I'm currently writing a novel that chronicles the story of a small town whose fate is terribly affected by a mining operation. It is inspired by true events in Brazil and Colombia, and also by everything I've been seeing and experiencing on the road.
Having lived in South Africa, Portugal, Cambodia and Colombia over the last decade, I am currently based in San Diego, California.
Senior Lecturer at The University of Auckland
Prue Taylor teaches environmental law to graduate and undergraduate planning and
architecture students at the School of Architecture and Planning, University of
Auckland, NZ. She is the Deputy Director of the New Zealand Centre for
Environmental Law and a long-standing member of the IUCN Commission of
Environmental Law and its Ethics Specialist Group. Her specialist research interests
are in the areas of climate change, human rights, environmental and commons
governance, ocean law and policy, property rights and environmental ethics. She has
authored numerous books and articles in these areas. In recent years she has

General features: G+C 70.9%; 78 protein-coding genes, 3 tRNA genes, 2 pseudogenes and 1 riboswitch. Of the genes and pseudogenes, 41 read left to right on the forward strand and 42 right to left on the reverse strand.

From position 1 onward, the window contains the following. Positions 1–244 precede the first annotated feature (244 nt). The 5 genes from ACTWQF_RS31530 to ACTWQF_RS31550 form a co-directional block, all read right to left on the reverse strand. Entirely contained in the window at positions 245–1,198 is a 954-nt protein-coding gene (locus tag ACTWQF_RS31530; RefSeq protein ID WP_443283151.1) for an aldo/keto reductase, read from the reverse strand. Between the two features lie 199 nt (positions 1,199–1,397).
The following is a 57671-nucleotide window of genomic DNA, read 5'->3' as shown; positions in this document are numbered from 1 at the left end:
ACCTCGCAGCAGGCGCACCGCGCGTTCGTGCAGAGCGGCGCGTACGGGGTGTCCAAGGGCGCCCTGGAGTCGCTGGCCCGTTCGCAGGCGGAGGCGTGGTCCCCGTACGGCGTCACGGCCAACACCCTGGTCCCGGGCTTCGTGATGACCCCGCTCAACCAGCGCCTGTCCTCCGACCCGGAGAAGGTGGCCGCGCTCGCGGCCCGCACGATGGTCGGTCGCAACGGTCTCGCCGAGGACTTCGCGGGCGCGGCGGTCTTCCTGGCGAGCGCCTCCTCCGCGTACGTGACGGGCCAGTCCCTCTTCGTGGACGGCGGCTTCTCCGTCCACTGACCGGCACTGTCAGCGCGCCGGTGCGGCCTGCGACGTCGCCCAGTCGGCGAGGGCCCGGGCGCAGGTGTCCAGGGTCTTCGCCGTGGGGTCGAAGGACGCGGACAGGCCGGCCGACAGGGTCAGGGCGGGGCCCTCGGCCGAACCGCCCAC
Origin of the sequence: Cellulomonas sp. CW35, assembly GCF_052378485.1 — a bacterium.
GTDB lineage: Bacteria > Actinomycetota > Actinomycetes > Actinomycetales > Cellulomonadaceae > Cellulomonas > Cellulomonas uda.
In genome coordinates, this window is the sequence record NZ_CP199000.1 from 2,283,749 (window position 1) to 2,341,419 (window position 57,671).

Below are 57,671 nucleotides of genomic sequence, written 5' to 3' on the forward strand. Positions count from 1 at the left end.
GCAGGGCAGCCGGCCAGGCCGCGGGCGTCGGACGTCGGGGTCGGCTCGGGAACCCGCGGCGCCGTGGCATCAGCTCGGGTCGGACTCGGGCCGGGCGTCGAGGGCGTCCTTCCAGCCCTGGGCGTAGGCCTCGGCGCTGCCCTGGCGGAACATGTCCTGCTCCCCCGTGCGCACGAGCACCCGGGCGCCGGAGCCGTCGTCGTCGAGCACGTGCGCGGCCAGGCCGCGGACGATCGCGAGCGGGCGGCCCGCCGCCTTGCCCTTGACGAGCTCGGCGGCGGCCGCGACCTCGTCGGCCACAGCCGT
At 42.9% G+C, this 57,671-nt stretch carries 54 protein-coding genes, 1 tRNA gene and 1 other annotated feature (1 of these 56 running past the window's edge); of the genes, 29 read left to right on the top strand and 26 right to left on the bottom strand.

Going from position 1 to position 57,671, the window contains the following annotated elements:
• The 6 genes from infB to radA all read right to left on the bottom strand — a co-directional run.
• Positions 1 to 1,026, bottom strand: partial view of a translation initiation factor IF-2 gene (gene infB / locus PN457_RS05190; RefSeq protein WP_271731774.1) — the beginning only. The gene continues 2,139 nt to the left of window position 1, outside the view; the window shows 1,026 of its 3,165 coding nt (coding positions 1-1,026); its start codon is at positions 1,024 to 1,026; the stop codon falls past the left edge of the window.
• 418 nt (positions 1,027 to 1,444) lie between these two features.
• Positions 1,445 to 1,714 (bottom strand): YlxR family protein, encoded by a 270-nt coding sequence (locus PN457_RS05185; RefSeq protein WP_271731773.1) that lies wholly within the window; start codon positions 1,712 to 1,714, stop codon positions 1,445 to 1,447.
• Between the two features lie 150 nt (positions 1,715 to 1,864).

developed a particular expertise in relation to the law and governance concept; the
‘common heritage of mankind’. Her work has focused on revealing and developing
the potential of this concept for the governance of the global commons. Her current
focus is on the use of ‘common heritage’ as the normative concept for a new legal
regime creating marine protected areas on the high seas. Prue lives with her family in
on a small Island off the coast of New Zealand and is very privileged to have the
Pacific Ocean at the bottom of the garden. It is a constant reminder of both the power
and vulnerability of the ocean environment.
THNK School of Creative Leadership
I am the curator for the THNK School of Creative Leadership location in Lisbon. My professional private practice path started with prototyping and spearheading sustainable construction in Portugal, designing and building over a period of 20 years 200+ dwellings and some commercial spaces. The excellent energy environmental performance of these buildings wasn’t enough to scale these practices in the Mediterranean region, while it did lead to high-level collaborations with the European Commission on energy efficiency legislation, on sustainable smart cities (5 years) and, later, on design leadership and innovation (2 years).